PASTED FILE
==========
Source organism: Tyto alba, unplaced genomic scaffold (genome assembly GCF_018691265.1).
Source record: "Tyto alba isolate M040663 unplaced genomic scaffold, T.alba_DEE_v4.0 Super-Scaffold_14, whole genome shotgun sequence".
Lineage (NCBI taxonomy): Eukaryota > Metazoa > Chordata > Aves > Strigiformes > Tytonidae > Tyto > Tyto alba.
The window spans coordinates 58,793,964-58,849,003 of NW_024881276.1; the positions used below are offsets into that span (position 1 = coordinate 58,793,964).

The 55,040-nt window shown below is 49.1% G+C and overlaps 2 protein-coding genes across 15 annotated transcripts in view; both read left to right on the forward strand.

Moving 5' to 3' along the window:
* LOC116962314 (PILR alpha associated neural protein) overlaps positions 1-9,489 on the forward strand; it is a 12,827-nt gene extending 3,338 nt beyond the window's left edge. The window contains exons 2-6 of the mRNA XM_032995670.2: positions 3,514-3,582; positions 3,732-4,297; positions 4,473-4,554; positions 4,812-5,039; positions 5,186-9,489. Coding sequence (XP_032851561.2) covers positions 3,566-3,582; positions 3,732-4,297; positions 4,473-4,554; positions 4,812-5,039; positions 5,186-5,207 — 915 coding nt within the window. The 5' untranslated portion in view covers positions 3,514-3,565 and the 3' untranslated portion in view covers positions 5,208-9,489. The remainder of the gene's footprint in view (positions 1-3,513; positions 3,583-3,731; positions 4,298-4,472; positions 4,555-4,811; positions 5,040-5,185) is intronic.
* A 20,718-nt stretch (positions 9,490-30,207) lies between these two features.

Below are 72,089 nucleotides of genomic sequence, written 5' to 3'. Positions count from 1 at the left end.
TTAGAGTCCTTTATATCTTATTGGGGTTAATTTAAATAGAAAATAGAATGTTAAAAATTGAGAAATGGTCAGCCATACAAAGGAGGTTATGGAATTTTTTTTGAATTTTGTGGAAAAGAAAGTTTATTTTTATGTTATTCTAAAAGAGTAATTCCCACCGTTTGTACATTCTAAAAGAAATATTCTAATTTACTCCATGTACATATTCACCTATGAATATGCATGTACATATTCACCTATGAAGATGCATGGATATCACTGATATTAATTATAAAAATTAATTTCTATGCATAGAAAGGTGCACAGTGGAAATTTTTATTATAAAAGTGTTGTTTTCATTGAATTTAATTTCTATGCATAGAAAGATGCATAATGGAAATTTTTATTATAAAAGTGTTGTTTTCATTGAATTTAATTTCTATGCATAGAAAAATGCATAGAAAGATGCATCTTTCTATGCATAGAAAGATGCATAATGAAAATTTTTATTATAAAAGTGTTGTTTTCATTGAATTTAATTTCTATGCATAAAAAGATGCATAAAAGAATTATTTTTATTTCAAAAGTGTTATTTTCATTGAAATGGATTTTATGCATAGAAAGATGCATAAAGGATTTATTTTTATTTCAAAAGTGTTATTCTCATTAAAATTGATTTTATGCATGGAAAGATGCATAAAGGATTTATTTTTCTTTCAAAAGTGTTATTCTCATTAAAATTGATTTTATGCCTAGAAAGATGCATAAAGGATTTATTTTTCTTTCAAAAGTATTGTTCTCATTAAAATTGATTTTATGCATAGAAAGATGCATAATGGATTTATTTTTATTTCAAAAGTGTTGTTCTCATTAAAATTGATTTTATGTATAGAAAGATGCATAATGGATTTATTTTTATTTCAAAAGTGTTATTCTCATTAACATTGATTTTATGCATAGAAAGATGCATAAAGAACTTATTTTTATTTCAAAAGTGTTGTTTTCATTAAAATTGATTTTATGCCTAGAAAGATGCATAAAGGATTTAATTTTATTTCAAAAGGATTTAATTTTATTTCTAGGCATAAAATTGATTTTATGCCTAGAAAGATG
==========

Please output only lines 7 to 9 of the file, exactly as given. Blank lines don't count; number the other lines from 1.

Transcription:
* LOC116962314 (PILR alpha associated neural protein) overlaps positions 1-9,489 on the forward strand; it is a 12,827-nt gene extending 3,338 nt beyond the window's left edge. The window contains exons 2-6 of the mRNA XM_032995670.2: positions 3,514-3,582; positions 3,732-4,297; positions 4,473-4,554; positions 4,812-5,039; positions 5,186-9,489. Coding sequence (XP_032851561.2) covers positions 3,566-3,582; positions 3,732-4,297; positions 4,473-4,554; positions 4,812-5,039; positions 5,186-5,207 — 915 coding nt within the window. The 5' untranslated portion in view covers positions 3,514-3,565 and the 3' untranslated portion in view covers positions 5,208-9,489. The remainder of the gene's footprint in view (positions 1-3,513; positions 3,583-3,731; positions 4,298-4,472; positions 4,555-4,811; positions 5,040-5,185) is intronic.
* A 20,718-nt stretch (positions 9,490-30,207) lies between these two features.

Below are 72,089 nucleotides of genomic sequence, written 5' to 3'. Positions count from 1 at the left end.